During the later stages of hard-rock mining in Cornwall, UK, widespread processing and refining of arsenic in purpose-built calciners resulted in severe, localized contamination of soils with arsenic. In order to characterize the chemical speciation of arsenic in a soil depth profile of a calciner residue dump, an interdisciplinary approach was chosen. Several overlapping and complementary physical-chemical techniques were applied: X-ray powder diffraction (XRD) for detection of crystalline phases, sequential extraction combined with hyphenated speciation methods for measurement of the association of arsenic species with soil mineral phases, and X-ray absorption spectroscopic (XAS) methods such as XANES (x-ray absorption near edge structure) and EXAFS (extended x-ray absorption fine structure) for revealing arsenic molecular information, i.e. oxidation state and local structure around As atoms.
Total arsenic concentrations ranged from 0.29 to 15.4 % m/m, with higher concentrations in the deeper layers. Arsenic was predominantly present in pentavalent form, bound to amorphous or poorely-crystalline hydrous oxides of Fe (probably -hematite). In the soil samples with the highest arsenic concentrations, a small amount of a non-classified crystalline iron arsenate phase was found, viz.
Fe(As(AsO)), which contains both tri- and pentavalent arsenic in the crystal structure. There was also evidence for the presence of some arsenate bound to quartz (-SiO). In the deepest layers, the coordination of arsenic to Fe and Si atoms was much more pronounced than in the highest layer, yielding them much less mobile. The overall results make us believe that the normally assumed relative safety, from a mobility point of view, is questionable since only a relative small fraction of arsenic is found in a crystalline iron arsenate form.
Figure 1: Samples were taken near a calciner in Cornwall, located ca. 4 kmwest of the Camborne-Redruth-St. Day orefield, which ceased operation in the 1920s. The spatial distribution of total arsenic values in the soil areindicated by the color scale. The exact sampling location is the calciner's residue dump as indicated by the arrow, with alarmingly high soil arsenic concentrations of more than 10%.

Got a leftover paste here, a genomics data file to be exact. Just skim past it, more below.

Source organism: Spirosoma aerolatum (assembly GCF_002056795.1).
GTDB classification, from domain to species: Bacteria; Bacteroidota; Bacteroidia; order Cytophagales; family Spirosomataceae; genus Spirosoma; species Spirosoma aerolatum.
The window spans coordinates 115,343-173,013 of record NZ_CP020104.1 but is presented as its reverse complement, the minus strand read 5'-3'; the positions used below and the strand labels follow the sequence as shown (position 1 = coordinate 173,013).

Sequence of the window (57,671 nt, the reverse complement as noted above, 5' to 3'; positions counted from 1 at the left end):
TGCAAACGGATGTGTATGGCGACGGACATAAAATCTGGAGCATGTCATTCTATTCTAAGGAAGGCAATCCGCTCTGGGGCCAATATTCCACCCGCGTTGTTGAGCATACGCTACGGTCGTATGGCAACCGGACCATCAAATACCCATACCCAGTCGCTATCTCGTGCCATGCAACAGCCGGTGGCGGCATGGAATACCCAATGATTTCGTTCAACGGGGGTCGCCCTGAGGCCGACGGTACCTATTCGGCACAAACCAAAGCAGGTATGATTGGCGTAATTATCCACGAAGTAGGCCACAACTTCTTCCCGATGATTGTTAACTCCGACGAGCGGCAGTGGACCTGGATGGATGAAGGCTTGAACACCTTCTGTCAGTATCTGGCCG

From prehistorical times until recent years, polymetallic ores in Cornwall (UK) were commercially mined. Although the main products were copper and tin, many other metals and metalloids were also recovered. Initially, arsenic was vented to the atmosphere as a deleterious element during tin ore smelting. This led to the dispersion of arsenic over an area of approximately 700 km, with arsenic levels in agricultural and garden soils as high as 1000 mg kg and sometime more (Abrahams and Thornton, 1987). When applications for arsenic, including pigments, pesticides, and as a glass decoloriser, were discovered in the early 1800s, the metalloid was recovered and refined in purpose-built calciners. Nevertheless, the arsenic production was phased out rapidly at the beginning of the twentieth century. The primary arsenic-bearing ores used for arsenic production were arsenopyrite (FeAsS) and löllingite (FeAs), which were roasted in the calciner where arsenic sublimated and condensated as arsenolite (AsO) in collection chambers. The subsequent dumping of residues created hot spots with alarmingly high soil arsenic concentrations in the vicinity of calciners.
Figure 2: Site overview: Camborne-Redruth-St. Day mining district.